9 Treatment of the inelastic impact Fig. 5: Relationship between impact energy and deformation work 16 Inelastic bodies deform plastically during impact. So you get a permanent change in shape 17. First joint section: The first joint section is the same as with an elastic joint. In the end, both bodies have a common velocity c. The deformation work, however, is not stored as tension energy, but has been converted into heat 18. Second joint section: The second joint section is completely omitted in the case of inelastic impact, since there is no stored tension energy. So there is no separation of the two bodies after the impact, since both continue to move with the velocity c. The final velocity c for both bodies is obtained analogously to the velocity of both bodies at the end of the first impact section of the elastic centric impact: c = m v m + m v + m Engineering Mechanics Page 227 Source 2 17 Engineering Mechanics Page 227 Source 2 18 Engineering Mechanics Page 227 Source 2

10 Treatment of the real joint The deformation work is not completely returned in the second joint section, but is partially converted into heat. Fig. 6: Energy loss in real collisions due to heat emission. Special cases in collision processes Central elastic collision of two bodies of the same mass In this special case of the central elastic collision, both collision partners have the same mass. So the following applies: m1 = m2 = m If we now insert this into the two equations of the central elastic collision, we get: c1 = v2 and 2 1 c = v bodies with the same mass exchange their momentum 20: p '= p and p 2 '= p Technical Mechanics Page 229 Source 2 20 METZLER Page 43 Source 1

11 Vertical elastic impact of a body on a wall In the case of a vertical elastic impact on a wall, it is assumed that the mass of the impactor is very small compared to the mass of the wall (m1 << m2). This gives the following relationship from the normal equation for the central elastic impact: c1 = 2v2 v1 Since the wall does not move due to its large mass, one can set v c1 = v 2 = 0 and thus get 21: 1 and v2 = 0 The change in velocity of the impactor is thus: v = v 1 (v 1) = 2v1 The impulse of force on the wall is: I = p = 2m1v1 In terms of amount, the change in momentum is twice as large as the momentum before or after the impact slate more elastic Impact of a body on a wall Fig. 7: Vector representation of an oblique elastic impact with a wall 22 The component of the momentum that lies parallel to the wall remains unchanged: p '= p par par For the perpendicular component of the momentum, analogous to the perpendicular elastic one, applies Collision with a wall: p '= p lower sink The law of reflection of optics applies to the elastic impact on a wall: ppar psenk () = p cos α () = p sin α 21 METZLER page 43 source 1 22 METZLER page 43 source 1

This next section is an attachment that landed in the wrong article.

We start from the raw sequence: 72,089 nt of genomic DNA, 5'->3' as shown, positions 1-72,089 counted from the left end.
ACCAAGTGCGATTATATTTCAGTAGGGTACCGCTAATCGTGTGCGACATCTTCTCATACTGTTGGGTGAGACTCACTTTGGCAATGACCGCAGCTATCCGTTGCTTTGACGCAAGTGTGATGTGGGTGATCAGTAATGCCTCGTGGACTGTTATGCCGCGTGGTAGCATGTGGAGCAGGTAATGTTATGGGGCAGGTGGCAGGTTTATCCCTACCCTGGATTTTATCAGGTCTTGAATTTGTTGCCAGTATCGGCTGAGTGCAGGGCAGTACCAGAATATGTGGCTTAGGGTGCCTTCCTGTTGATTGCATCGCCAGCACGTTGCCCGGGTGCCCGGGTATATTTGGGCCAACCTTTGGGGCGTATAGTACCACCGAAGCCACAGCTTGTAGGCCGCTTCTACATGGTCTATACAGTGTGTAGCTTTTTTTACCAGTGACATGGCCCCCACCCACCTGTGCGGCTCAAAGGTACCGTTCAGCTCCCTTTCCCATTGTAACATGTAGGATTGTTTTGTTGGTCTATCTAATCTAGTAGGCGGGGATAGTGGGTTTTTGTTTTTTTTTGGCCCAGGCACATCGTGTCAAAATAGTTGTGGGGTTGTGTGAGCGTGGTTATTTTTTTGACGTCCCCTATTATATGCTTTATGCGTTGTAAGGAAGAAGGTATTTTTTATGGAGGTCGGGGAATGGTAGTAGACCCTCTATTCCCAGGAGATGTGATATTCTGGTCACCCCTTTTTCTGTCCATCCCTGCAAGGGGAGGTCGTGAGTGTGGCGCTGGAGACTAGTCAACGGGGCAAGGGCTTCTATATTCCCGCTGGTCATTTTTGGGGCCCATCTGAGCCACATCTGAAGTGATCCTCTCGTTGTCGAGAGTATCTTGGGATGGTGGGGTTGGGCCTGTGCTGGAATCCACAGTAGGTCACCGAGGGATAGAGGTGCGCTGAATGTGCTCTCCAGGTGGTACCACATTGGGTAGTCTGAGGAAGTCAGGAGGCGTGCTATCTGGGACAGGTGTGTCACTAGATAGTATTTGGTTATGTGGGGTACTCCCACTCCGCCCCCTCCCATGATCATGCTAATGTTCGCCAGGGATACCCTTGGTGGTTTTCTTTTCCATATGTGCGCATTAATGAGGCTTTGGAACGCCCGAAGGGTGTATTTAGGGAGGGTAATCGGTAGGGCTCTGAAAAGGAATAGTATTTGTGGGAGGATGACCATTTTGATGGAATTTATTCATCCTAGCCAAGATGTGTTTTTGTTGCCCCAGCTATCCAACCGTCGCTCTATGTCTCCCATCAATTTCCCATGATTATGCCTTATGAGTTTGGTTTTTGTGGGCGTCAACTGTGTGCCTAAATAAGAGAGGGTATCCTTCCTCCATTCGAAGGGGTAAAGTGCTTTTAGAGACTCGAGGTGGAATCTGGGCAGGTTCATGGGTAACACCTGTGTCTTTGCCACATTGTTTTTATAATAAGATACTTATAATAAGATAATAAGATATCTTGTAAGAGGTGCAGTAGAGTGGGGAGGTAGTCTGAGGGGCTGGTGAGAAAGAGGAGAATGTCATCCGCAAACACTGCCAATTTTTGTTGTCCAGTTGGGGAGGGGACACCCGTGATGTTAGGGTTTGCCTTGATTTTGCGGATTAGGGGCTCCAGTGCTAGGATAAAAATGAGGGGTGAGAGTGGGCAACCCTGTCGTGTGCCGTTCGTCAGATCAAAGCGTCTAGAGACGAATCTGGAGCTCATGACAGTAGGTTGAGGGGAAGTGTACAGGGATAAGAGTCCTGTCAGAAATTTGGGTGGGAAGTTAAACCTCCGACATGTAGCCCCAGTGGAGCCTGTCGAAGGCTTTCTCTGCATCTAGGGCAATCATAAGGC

12 Two-dimensional collision between two spheres Initial conditions Fig. 8: Overview of the position of the velocity components in a two-dimensional collision 23 A two-dimensional collision between two spheres is an oblique, centric collision between two bodies. In this case, the velocity vectors of the two impact bodies (v 1 v2) do not lie along the impact normal (i.e. not perpendicular to the tangential plane) .Vectorial force representation and decomposition.First, the velocities must be parallel into one component, i.e. in the direction of the impact normal (vp) and into one Component perpendicular to the impact normal (vs) are decomposed. Now the impact can be viewed as one-dimensional, i.e. as centric and straight, by only taking the parallel component into account and leaving the vertical component unchanged. The new parallel component is calculated in the same way as for the centric straight elastic collision (see treatment of the fully elastic collision). Special attention must be paid to the distinction between vectors and scalars. 23 The Math and Physics of Billards Source 6